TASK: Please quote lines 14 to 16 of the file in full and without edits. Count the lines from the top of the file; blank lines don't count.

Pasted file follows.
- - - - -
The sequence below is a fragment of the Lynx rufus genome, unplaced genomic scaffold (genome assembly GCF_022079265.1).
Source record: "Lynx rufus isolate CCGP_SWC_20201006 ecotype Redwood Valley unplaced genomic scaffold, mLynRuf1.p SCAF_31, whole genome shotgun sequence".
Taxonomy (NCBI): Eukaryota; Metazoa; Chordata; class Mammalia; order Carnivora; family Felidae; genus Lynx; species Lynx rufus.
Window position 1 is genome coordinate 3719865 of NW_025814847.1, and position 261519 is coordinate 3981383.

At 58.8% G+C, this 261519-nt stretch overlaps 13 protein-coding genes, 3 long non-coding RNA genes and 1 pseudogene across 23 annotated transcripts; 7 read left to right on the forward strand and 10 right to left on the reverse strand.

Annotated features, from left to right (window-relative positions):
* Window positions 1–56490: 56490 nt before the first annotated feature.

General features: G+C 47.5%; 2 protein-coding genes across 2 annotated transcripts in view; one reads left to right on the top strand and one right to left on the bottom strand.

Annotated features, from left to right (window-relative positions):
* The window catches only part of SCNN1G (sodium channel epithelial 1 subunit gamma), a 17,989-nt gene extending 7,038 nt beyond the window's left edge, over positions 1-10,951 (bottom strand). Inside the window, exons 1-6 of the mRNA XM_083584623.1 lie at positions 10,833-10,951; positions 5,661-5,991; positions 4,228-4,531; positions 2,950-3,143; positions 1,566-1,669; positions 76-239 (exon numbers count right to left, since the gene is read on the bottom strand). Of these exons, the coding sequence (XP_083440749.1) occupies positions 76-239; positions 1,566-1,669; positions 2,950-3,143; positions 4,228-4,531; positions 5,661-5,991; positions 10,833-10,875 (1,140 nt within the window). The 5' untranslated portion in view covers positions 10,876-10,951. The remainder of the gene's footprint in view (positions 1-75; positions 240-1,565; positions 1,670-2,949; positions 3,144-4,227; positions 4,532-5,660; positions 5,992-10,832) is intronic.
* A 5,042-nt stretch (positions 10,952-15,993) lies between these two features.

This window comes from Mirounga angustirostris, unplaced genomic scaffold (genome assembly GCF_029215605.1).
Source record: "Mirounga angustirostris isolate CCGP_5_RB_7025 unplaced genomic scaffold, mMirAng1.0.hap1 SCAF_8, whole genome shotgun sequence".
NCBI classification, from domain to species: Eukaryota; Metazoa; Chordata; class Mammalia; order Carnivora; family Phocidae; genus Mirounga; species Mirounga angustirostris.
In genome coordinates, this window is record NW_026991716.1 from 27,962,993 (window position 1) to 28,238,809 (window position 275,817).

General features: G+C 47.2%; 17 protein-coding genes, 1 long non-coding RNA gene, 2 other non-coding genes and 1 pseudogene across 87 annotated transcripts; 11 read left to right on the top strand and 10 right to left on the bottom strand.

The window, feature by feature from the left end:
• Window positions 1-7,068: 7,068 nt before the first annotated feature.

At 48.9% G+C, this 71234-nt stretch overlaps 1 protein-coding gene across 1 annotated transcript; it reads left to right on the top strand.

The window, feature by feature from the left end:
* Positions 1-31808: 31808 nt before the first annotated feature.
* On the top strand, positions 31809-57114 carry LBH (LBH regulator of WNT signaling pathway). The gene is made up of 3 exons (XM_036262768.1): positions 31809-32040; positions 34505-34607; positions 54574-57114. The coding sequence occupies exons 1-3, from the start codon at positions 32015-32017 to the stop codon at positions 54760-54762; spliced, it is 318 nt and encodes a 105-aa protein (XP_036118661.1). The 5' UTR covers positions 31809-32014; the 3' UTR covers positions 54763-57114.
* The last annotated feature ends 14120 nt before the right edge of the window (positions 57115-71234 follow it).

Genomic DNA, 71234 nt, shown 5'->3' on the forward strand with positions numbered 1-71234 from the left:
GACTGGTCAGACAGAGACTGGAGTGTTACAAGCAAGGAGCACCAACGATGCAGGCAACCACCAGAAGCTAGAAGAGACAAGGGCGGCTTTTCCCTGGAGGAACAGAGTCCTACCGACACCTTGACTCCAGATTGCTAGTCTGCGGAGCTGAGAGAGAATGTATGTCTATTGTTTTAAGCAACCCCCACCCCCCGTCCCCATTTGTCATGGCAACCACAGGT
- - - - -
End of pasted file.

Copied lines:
NCBI classification, from domain to species: Eukaryota; Metazoa; Chordata; class Mammalia; order Carnivora; family Phocidae; genus Mirounga; species Mirounga angustirostris.
In genome coordinates, this window is record NW_026991716.1 from 27,962,993 (window position 1) to 28,238,809 (window position 275,817).

General features: G+C 47.2%; 17 protein-coding genes, 1 long non-coding RNA gene, 2 other non-coding genes and 1 pseudogene across 87 annotated transcripts; 11 read left to right on the top strand and 10 right to left on the bottom strand.